Why Clean Beauty Brands are Heading for China: Expect a surge of activity as beauty brands sense new opportunities in China over the next 12 to 24 months as animal testing requirements are removed from imported cosmetics into China. Aesop and The Body Shop plan to open physical stores in China by 2022. Brands in the SuperOrdinary portfolio, which includes Drunk Elephant and The Ordinary, are expected to open physical flagships in China next year. Days before the new regulations came into place, Australian clean beauty brand Frank Body welcomed a closed investment from China-based private equity firm EverYi Capital. The investment, values the brand at AUD $100 million ($77.4 million). New York-based beauty and fragrance brand incubator Perfumarie will open the first Perfumarie Asia digital store in China in 2021, followed by flagship locations in Shanghai and Beijing in early 2022.
Why China Is Running Out of Lab Monkeys: Trade restrictions and an increase in biomedical research, including into COVID-19 vaccines, have driven the price of animals used in experiments to new heights with the price of lab monkeys increasing 4-fold since late-2016. The number of lab monkeys sold and used in China grew from 7,000-8,000 in 2013, to almost 30,000 in 2019. The US used more than 74,000 in 2017.
Tencent is Paying Users to Try its New Classic TV Streaming App in Effort to Quickly Grow Elderly, Rural User Base: Offering entire seasons of popular classic TV series ad-free, Tencent’s Pianduoduo gives users digital coins in exchange for watching. Paying users is an increasingly common tactic among China’s internet companies to quickly grow their user base, especially those who are less tech-savvy and have more free time like the elderly and rural. More than 100 million Chinese consumers aged above 50 use the mobile internet, spending an average of 136 hours a month on their smart devices.
All the Electric Car Companies in China — a Guide to the 31 Top players in the Chinese EV industry: Beijing plans to reach 20% penetration of new energy vehicles by 2025. By 2035 EVs will become the dominant new vehicles sold in China. Every Chinese company wants to make EVs – here at the top-22 manufacturers in China and nine tech giants including Alibaba, Baidu, ByteDance, Didi Chuxing, DJI, Huawei, JD, Meituan and Tencent. 360 and OPPO also want to be China’s next big electric vehicle maker, even if they don’t make cars yet. China’s April auto sales rose 8.6%, the 13th straight month of growth.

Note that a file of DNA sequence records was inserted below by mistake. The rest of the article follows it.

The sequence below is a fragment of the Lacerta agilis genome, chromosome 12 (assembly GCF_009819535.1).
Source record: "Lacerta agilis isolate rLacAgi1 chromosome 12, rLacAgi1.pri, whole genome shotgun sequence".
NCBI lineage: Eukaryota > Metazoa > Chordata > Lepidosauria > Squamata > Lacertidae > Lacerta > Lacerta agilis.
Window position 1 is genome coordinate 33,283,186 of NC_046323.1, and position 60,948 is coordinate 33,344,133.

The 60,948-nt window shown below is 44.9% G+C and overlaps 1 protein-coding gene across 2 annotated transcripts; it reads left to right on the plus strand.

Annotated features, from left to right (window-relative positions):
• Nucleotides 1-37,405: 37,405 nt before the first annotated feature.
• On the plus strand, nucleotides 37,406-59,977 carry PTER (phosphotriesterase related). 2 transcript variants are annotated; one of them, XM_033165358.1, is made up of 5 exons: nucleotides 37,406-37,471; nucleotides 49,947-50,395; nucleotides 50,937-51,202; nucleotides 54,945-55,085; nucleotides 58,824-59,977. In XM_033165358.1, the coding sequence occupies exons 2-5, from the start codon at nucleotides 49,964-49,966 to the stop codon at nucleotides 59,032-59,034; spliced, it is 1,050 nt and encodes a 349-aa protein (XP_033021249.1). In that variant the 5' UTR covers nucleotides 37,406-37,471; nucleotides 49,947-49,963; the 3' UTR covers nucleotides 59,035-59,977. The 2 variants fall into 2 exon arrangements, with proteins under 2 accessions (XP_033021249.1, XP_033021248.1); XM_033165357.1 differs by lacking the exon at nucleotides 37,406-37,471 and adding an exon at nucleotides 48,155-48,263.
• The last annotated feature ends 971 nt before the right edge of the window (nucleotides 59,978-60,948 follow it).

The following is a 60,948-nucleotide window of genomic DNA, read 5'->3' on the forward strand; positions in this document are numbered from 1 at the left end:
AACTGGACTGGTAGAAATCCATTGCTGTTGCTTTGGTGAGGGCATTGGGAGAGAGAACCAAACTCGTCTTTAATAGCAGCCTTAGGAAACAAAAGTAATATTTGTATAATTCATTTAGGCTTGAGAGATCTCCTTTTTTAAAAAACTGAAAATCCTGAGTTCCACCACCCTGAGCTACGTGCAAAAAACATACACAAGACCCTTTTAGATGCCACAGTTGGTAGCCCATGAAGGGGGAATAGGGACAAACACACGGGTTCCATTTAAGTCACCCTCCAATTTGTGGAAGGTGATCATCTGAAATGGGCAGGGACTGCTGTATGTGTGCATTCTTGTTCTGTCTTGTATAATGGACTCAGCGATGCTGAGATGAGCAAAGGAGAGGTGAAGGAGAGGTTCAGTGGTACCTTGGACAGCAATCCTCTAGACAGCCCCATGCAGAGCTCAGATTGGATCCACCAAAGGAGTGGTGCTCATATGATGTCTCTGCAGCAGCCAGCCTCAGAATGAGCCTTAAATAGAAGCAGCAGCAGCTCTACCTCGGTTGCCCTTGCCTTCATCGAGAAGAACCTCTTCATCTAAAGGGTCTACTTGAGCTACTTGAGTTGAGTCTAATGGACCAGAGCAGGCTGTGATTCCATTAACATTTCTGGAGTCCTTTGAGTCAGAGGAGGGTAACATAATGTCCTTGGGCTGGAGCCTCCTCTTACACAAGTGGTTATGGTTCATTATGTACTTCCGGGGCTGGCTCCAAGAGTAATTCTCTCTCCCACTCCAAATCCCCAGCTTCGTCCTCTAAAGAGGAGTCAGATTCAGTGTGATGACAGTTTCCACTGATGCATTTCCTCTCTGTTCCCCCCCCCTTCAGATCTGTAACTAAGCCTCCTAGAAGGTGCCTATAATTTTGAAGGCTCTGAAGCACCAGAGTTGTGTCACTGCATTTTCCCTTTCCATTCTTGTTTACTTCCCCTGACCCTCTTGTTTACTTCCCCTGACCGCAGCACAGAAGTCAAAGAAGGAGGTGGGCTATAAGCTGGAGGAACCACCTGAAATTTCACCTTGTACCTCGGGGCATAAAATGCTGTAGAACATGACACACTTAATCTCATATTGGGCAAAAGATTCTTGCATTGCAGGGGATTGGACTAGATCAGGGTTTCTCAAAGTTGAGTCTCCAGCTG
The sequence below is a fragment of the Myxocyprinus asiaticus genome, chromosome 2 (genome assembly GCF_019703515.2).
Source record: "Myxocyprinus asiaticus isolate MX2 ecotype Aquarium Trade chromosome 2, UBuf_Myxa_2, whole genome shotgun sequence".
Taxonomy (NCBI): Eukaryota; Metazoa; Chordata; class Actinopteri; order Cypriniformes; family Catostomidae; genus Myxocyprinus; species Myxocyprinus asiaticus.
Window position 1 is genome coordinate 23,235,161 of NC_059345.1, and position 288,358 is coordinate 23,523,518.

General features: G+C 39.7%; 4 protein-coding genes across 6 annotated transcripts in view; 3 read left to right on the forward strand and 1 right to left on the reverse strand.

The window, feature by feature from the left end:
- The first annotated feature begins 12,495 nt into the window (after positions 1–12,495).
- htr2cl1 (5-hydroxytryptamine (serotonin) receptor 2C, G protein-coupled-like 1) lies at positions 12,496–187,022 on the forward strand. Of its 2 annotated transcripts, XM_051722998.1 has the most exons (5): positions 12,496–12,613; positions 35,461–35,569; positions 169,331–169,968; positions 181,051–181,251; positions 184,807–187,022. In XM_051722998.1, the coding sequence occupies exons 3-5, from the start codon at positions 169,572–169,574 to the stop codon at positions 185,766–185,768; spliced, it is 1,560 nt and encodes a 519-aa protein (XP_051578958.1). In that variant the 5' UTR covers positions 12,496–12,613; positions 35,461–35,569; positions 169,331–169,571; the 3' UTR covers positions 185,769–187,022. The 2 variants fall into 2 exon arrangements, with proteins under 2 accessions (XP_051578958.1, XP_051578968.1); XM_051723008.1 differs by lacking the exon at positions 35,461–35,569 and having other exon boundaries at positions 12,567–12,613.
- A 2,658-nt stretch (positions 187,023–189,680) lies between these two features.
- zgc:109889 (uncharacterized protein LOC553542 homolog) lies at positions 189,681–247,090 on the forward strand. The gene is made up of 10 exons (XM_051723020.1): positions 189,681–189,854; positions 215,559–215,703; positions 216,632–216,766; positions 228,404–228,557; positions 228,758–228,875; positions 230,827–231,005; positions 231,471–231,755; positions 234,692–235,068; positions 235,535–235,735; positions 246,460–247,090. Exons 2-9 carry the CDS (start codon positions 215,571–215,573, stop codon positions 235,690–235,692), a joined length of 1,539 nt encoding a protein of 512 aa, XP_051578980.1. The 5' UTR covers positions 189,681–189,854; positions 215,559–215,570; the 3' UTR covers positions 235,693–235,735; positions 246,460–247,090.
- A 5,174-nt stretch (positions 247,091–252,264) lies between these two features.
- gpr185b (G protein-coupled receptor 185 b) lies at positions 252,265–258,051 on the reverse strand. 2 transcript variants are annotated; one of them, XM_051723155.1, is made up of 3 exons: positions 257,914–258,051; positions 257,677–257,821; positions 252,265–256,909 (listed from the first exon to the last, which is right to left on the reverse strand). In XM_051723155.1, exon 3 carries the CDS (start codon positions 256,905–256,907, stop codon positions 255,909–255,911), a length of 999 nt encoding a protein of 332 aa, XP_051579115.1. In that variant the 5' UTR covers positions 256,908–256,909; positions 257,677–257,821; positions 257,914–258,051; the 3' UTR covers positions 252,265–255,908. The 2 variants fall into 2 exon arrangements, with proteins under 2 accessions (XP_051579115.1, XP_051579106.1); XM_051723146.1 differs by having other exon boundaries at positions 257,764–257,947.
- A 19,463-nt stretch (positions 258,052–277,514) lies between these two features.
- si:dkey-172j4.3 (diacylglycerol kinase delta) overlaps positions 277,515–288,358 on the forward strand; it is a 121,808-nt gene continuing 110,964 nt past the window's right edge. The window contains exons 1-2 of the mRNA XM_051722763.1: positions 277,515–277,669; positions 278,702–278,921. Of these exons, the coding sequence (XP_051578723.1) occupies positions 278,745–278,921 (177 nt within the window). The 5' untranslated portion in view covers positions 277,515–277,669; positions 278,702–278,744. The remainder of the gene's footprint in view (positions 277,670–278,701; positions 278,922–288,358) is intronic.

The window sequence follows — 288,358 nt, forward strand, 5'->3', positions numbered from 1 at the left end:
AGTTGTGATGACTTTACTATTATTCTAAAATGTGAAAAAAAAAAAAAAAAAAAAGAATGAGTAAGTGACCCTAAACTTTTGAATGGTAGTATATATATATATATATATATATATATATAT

Global Luxury Brands Stand a Better Chance of Weathering China’s Nationalistic Consumer Fervour, says Credit Suisse: International luxury brands are less likely to be affected by the “China Pride” phenomenon that is gripping the country’s consumer market, as they tend to be well established and produce better quality goods. “Domestic brands are more down to earth, especially in how they leverage the online short-form video platform. They are able to react quicker to consumers,” says Credit Suisse. “More local brands manage to express their own personality as well.”
Why Hainan is a Luxury Hotspot: Some 600 foreign exhibitors exhibited at the Hainan Consumer Products Expo earlier this month, adding up to 1,365 brands from 69 different countries. During China’s five-day May holiday, duty-free sales in Hainan surged 248% year-on-year to reach ¥993 million ($153 million). But Hainan’s transformation from travel retail hotspot to true luxury shopping destination on a par with other international tourism destinations in Europe, Japan and South Korea still presents challenges, with the retail luxury on offer still in need of rapid upgrades.